Director: Birsa Dasgupta
Cast: Anirban Bhattacharya, Anirban Chakraborty, Chandreyee Ghosh, Tota Roychowdhury
Streaming on: Hoichoi
Nearly everything in Birsa Dasgupta’s Mukhosh is so painfully obvious, so devoid of dramatic tension that you might forget you are watching a thriller. Policeman dumped in a city waste yard? It’s a message from the serial killer, says the smart criminologist Kingshuk (Anirban Bhattacharya), and it’s loud and clear: Police is garbage. Believe it or not, that’s how literal minded this movie is. When his predictions keep being proven right, a senior officer (Chandreyee Ghosh) under whom Kingshuk works, says, ‘He was right’. Some time into the movie, when a wayward teenage hacker appointed by the police department spills coffee on a cross picked up as an important piece of evidence, he, no surprises there, says out loud, ‘The evidence is spoiled’.
If you’re reading this (and therefore you have nothing better to do), you’d have figured the plot by now. Like numerous other serial killer thrillers, this Bengali remake of Malayalam film Anjaam Pathiraa is a game of cat and mouse between the protagonist and the antagonist, who somehow harbours a deep hatred toward the police. His killings are ritualistic, as demonstrated by the cross, as it is religious (and therefore deals, or at least pretends to deal with, lofty themes of sin and justice).
None of that matters, of course, because it’s really hard to care about. Reviewing movies comes with a caveat—you get paid to watch movies, but unlike the average viewer, you cannot simply also abandon something like Mukhosh. You keep playing, let life happen, check Twitter Instagram Facebook. Maybe even get some work done (oh wait, this is work). Nothing on screen matters. Everything outside it does.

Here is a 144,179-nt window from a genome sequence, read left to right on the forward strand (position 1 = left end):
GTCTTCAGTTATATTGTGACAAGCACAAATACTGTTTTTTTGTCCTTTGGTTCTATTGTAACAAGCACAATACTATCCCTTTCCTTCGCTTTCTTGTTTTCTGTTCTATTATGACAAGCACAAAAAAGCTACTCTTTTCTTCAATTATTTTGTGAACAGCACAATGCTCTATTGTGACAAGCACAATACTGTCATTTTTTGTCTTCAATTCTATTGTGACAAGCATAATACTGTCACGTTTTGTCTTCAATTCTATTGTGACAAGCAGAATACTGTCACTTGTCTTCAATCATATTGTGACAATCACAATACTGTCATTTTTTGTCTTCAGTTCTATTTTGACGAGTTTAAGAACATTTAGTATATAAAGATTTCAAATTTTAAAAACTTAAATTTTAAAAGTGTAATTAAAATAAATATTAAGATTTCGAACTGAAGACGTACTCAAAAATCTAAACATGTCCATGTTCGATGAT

Mukhosh is not too different from the average Bengali film—mediocre and smugly so, happy to be at least slick-looking (credit to cinematographer Shubhankar Bhar) on a superficial level and quoting Ritwik Ghatak and Sherlock in the same line. Bhattacharya is wasted. I thought of his superb performance in the spoofy and enjoyably silly Detective, which wasn’t big on writing or direction either, but exploited the actor’s versatility.
Mukhosh does come alive a little in the second hour, but by then sixty plus never-ending minutes have been spent on what should’ve been wrapped in twenty. We go back to the first scene, and further back to when Kingshuk, all young and wide-eyed, meets the professor of psychology, David (Tota Roy Chowdhury, not bad)—his hero cum nemesis—gushing with adulation. ‘You’re better than X,’ he tells him; David blushes, ‘You’re embarrassing me’. Years later, Kingshuk will be chasing him down using his very own ideas of psychology. The scene has a sense of play that’s missing from the rest of the film, and it’s more of what it should’ve been.